Next, an invalid command is sent. This doesn’t return an error at AEL level because the command was successfully sent to the external program, but it will cause an error message that is sent by the running program to STDERR stream. The code waits 500ms after sending the command, then checks for possible error messages on STDERR. If there is no such error message, it assumes the command was processed succesfully.

Finally, the commandline process is killed from the AEL script. If we didn’t kill it, it would keep running.

Invoke Python

The text below is partially outdated, because ADS 2024 now offers direct support for Python. If your only interest is ADS automation using Python, you can stop reading here and use the new ADS 2024 Python integration. For other external programs, the process API remains useful, and you can use the code below as an example!

Two more menu items are dedicated to invoking Python from our AEL code, and run some Python script. Python is an interesting addition to ADS automation because it provides many powerful modules and enables very efficient coding.

We will use the Python version that ships with ADS. In startup code boot.ael we already extracted ADS path from HPEESOF_DIR environment variable, and we now extend that to have a full path for the Python executable. Similarly, we compose the full path to the code in our workspace directory, and pass it as a parameter when invoking Python.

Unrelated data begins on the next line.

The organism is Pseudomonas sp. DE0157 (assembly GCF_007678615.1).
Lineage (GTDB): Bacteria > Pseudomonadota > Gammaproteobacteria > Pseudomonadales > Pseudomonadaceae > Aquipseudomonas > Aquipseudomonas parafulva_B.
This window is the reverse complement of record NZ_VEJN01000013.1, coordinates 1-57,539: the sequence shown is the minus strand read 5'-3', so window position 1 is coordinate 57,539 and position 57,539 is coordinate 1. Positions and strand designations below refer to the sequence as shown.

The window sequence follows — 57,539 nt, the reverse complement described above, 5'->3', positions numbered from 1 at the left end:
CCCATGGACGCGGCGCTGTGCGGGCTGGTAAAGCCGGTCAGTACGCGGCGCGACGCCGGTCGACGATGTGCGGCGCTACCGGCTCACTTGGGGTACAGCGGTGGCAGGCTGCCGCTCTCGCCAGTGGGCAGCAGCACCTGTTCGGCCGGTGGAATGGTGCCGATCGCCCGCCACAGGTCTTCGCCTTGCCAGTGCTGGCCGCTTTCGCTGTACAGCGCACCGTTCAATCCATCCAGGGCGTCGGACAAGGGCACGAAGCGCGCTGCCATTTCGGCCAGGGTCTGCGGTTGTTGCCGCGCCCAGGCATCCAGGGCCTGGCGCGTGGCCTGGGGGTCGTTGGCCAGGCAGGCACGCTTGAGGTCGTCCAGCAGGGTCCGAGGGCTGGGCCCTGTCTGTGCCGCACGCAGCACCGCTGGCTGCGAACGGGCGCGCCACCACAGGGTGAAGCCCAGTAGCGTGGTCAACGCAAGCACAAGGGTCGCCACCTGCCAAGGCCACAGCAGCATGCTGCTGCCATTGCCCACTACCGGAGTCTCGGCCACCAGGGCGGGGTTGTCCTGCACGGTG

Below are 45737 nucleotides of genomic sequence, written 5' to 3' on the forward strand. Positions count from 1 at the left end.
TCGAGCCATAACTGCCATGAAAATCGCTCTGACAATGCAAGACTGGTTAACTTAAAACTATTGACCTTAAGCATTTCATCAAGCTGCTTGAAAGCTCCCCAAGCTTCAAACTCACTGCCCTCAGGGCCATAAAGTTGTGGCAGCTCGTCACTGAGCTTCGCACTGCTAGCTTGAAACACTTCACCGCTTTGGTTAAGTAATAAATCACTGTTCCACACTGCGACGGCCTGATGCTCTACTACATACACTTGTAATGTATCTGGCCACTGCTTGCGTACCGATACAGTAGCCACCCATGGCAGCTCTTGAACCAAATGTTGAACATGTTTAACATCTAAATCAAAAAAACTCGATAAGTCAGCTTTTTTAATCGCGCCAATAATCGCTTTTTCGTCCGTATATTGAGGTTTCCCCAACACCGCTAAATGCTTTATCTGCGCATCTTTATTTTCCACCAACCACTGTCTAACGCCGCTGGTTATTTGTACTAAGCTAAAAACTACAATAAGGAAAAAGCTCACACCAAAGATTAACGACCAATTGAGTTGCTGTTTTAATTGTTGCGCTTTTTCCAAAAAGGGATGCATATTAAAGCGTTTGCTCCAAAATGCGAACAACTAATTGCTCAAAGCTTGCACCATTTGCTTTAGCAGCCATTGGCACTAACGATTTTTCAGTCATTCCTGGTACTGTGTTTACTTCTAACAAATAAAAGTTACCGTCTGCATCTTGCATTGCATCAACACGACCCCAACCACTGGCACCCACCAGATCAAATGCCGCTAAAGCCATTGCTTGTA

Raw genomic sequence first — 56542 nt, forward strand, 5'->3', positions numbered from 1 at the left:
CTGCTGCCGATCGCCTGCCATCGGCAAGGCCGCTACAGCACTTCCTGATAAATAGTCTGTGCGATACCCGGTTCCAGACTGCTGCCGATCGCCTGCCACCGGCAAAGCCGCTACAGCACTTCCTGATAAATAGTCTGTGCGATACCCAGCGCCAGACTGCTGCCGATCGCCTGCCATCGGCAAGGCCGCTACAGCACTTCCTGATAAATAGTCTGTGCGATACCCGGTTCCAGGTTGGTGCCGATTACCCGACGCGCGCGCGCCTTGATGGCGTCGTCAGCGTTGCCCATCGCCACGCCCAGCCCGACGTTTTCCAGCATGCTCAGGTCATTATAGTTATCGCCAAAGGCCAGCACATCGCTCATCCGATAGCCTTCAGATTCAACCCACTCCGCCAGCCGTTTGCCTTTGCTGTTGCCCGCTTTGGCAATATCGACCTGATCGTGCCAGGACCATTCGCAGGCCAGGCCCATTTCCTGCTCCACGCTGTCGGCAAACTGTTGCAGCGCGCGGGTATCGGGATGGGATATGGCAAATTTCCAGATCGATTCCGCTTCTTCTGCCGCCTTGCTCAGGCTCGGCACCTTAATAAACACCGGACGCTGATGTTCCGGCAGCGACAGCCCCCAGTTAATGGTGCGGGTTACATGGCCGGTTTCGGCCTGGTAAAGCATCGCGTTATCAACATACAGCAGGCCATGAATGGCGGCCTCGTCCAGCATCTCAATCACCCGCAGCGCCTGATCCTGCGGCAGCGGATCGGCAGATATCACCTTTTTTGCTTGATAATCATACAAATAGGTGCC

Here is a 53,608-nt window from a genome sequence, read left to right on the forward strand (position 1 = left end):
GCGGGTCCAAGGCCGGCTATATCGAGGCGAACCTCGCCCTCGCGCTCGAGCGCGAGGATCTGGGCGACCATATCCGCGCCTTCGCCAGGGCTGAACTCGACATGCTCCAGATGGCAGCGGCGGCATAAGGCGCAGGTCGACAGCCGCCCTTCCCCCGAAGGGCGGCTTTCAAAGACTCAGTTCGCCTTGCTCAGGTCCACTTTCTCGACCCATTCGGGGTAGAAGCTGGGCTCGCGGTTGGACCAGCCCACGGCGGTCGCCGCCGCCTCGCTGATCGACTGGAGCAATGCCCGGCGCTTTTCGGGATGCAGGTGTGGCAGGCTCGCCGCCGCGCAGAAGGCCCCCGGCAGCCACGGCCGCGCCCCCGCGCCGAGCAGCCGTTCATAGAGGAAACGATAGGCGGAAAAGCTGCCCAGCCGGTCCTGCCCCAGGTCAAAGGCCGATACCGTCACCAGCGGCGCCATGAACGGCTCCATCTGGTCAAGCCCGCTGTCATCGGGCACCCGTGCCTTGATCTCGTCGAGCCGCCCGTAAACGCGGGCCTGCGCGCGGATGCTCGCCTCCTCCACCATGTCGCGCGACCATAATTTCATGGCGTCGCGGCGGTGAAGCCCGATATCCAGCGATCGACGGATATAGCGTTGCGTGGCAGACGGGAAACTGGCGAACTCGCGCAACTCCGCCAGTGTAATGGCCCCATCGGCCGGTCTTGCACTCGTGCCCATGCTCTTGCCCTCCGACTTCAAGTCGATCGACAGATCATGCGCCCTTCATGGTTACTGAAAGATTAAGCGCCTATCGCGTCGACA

This will run the Python script and show its output in an ADS message dialog. Working directory is explicitely set to the workspace path.

Note the use of two single quotes for string ”\” which prevents conversion of substring \t to tab. Those accidental conversions were causing me headache when I started using process API, so be careful when using backslash in path names.

Contents of is very simple: it prints one line to the terminal STDOUT (this is what ADS reads and displays in the message dialog) and in addition it writes one file to disk. The current directory was set by ADS command process_set_working_directory() before starting Python.

Interpret AEL code sent from Python

The second Python example is very similar, but we use the return string differently: instead of displaying the string, we interpret it as an AEL command using the execute() function. This sounds weird, but it enables external access to all ADS AEL functionality from an external program. We can remote control ADS that way … at least this gives an idea what would be possible.

The Python code is very simple: we just print AEL commands to terminal STDOUT, which will be read and interpreted by our AEL code when the Python program has finished. Note this is not a “permanent live link” with the code shown here, it just runs Python once and evaluates the return string once.

Looking at the AEL command sent from the Python code below, we can see what will happen in ADS: First a message dialog is shown, then a schematic window will be opened. Note that this sequence of actions is completely defined in the Python (!) code by sending (printing) the corresponding AEL command strings.

Note the use of “” for ADS string delimiters inside Python strings enclosed in single quotes.

Example workspace

Click here to download the example workspace with all source codes discussed above  (*.zip, 1MB)